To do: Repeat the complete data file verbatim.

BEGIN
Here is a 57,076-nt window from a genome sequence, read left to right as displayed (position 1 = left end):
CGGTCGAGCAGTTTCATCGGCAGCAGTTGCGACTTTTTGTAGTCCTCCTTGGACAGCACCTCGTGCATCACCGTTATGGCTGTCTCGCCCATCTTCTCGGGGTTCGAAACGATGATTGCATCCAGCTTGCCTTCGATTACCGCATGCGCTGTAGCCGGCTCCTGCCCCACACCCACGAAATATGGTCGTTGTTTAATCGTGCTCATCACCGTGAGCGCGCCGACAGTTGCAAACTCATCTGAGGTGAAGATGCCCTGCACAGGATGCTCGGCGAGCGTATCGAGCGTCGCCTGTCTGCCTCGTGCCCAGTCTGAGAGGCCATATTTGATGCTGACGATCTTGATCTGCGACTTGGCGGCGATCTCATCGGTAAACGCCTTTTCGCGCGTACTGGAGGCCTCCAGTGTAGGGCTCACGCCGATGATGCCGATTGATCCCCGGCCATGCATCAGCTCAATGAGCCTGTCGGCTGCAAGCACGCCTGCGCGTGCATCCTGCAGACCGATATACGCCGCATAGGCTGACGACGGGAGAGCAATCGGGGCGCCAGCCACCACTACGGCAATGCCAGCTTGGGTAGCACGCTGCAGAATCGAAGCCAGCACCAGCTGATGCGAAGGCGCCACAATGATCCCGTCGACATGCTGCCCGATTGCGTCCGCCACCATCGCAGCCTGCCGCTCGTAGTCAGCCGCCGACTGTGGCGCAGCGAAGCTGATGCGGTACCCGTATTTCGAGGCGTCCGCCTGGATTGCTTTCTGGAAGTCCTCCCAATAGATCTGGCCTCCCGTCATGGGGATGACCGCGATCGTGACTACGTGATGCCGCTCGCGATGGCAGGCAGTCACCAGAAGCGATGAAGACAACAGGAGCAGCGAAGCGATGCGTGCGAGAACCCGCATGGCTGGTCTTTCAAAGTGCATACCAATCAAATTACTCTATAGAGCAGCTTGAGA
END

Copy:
Here is a 57,076-nt window from a genome sequence, read left to right as displayed (position 1 = left end):
CGGTCGAGCAGTTTCATCGGCAGCAGTTGCGACTTTTTGTAGTCCTCCTTGGACAGCACCTCGTGCATCACCGTTATGGCTGTCTCGCCCATCTTCTCGGGGTTCGAAACGATGATTGCATCCAGCTTGCCTTCGATTACCGCATGCGCTGTAGCCGGCTCCTGCCCCACACCCACGAAATATGGTCGTTGTTTAATCGTGCTCATCACCGTGAGCGCGCCGACAGTTGCAAACTCATCTGAGGTGAAGATGCCCTGCACAGGATGCTCGGCGAGCGTATCGAGCGTCGCCTGTCTGCCTCGTGCCCAGTCTGAGAGGCCATATTTGATGCTGACGATCTTGATCTGCGACTTGGCGGCGATCTCATCGGTAAACGCCTTTTCGCGCGTACTGGAGGCCTCCAGTGTAGGGCTCACGCCGATGATGCCGATTGATCCCCGGCCATGCATCAGCTCAATGAGCCTGTCGGCTGCAAGCACGCCTGCGCGTGCATCCTGCAGACCGATATACGCCGCATAGGCTGACGACGGGAGAGCAATCGGGGCGCCAGCCACCACTACGGCAATGCCAGCTTGGGTAGCACGCTGCAGAATCGAAGCCAGCACCAGCTGATGCGAAGGCGCCACAATGATCCCGTCGACATGCTGCCCGATTGCGTCCGCCACCATCGCAGCCTGCCGCTCGTAGTCAGCCGCCGACTGTGGCGCAGCGAAGCTGATGCGGTACCCGTATTTCGAGGCGTCCGCCTGGATTGCTTTCTGGAAGTCCTCCCAATAGATCTGGCCTCCCGTCATGGGGATGACCGCGATCGTGACTACGTGATGCCGCTCGCGATGGCAGGCAGTCACCAGAAGCGATGAAGACAACAGGAGCAGCGAAGCGATGCGTGCGAGAACCCGCATGGCTGGTCTTTCAAAGTGCATACCAATCAAATTACTCTATAGAGCAGCTTGAGA